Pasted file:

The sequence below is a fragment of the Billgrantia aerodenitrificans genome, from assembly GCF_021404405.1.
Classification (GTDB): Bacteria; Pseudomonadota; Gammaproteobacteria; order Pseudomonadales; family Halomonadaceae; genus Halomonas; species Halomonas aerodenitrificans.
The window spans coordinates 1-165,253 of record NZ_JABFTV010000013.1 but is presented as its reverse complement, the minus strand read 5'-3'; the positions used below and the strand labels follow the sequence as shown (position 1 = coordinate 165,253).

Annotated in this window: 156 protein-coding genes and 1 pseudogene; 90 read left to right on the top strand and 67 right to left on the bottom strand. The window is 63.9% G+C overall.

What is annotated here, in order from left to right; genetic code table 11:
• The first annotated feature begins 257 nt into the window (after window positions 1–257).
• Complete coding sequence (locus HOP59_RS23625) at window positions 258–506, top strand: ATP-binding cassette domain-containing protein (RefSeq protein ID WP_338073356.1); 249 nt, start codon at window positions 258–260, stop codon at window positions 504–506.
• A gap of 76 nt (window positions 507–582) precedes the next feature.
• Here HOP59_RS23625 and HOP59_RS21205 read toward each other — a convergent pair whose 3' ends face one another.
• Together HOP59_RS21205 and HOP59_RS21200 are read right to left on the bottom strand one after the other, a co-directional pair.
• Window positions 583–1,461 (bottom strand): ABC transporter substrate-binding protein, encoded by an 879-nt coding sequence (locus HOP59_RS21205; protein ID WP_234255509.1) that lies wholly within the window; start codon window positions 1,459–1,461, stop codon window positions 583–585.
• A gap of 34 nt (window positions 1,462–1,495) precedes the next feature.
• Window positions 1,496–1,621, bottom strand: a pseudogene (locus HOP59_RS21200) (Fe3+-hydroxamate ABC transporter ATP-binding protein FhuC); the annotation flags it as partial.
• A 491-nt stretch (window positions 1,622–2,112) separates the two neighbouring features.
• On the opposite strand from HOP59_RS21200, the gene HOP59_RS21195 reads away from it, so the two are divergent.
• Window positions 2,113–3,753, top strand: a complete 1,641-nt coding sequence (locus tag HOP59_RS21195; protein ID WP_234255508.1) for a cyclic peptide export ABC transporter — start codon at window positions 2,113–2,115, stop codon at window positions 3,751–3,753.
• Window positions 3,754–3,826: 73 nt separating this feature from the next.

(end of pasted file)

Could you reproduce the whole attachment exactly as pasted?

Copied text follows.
The sequence below is a fragment of the Billgrantia aerodenitrificans genome, from assembly GCF_021404405.1.
Classification (GTDB): Bacteria; Pseudomonadota; Gammaproteobacteria; order Pseudomonadales; family Halomonadaceae; genus Halomonas; species Halomonas aerodenitrificans.
The window spans coordinates 1-165,253 of record NZ_JABFTV010000013.1 but is presented as its reverse complement, the minus strand read 5'-3'; the positions used below and the strand labels follow the sequence as shown (position 1 = coordinate 165,253).

Annotated in this window: 156 protein-coding genes and 1 pseudogene; 90 read left to right on the top strand and 67 right to left on the bottom strand. The window is 63.9% G+C overall.

What is annotated here, in order from left to right; genetic code table 11:
• The first annotated feature begins 257 nt into the window (after window positions 1–257).
• Complete coding sequence (locus HOP59_RS23625) at window positions 258–506, top strand: ATP-binding cassette domain-containing protein (RefSeq protein ID WP_338073356.1); 249 nt, start codon at window positions 258–260, stop codon at window positions 504–506.
• A gap of 76 nt (window positions 507–582) precedes the next feature.
• Here HOP59_RS23625 and HOP59_RS21205 read toward each other — a convergent pair whose 3' ends face one another.
• Together HOP59_RS21205 and HOP59_RS21200 are read right to left on the bottom strand one after the other, a co-directional pair.
• Window positions 583–1,461 (bottom strand): ABC transporter substrate-binding protein, encoded by an 879-nt coding sequence (locus HOP59_RS21205; protein ID WP_234255509.1) that lies wholly within the window; start codon window positions 1,459–1,461, stop codon window positions 583–585.
• A gap of 34 nt (window positions 1,462–1,495) precedes the next feature.
• Window positions 1,496–1,621, bottom strand: a pseudogene (locus HOP59_RS21200) (Fe3+-hydroxamate ABC transporter ATP-binding protein FhuC); the annotation flags it as partial.
• A 491-nt stretch (window positions 1,622–2,112) separates the two neighbouring features.
• On the opposite strand from HOP59_RS21200, the gene HOP59_RS21195 reads away from it, so the two are divergent.
• Window positions 2,113–3,753, top strand: a complete 1,641-nt coding sequence (locus tag HOP59_RS21195; protein ID WP_234255508.1) for a cyclic peptide export ABC transporter — start codon at window positions 2,113–2,115, stop codon at window positions 3,751–3,753.
• Window positions 3,754–3,826: 73 nt separating this feature from the next.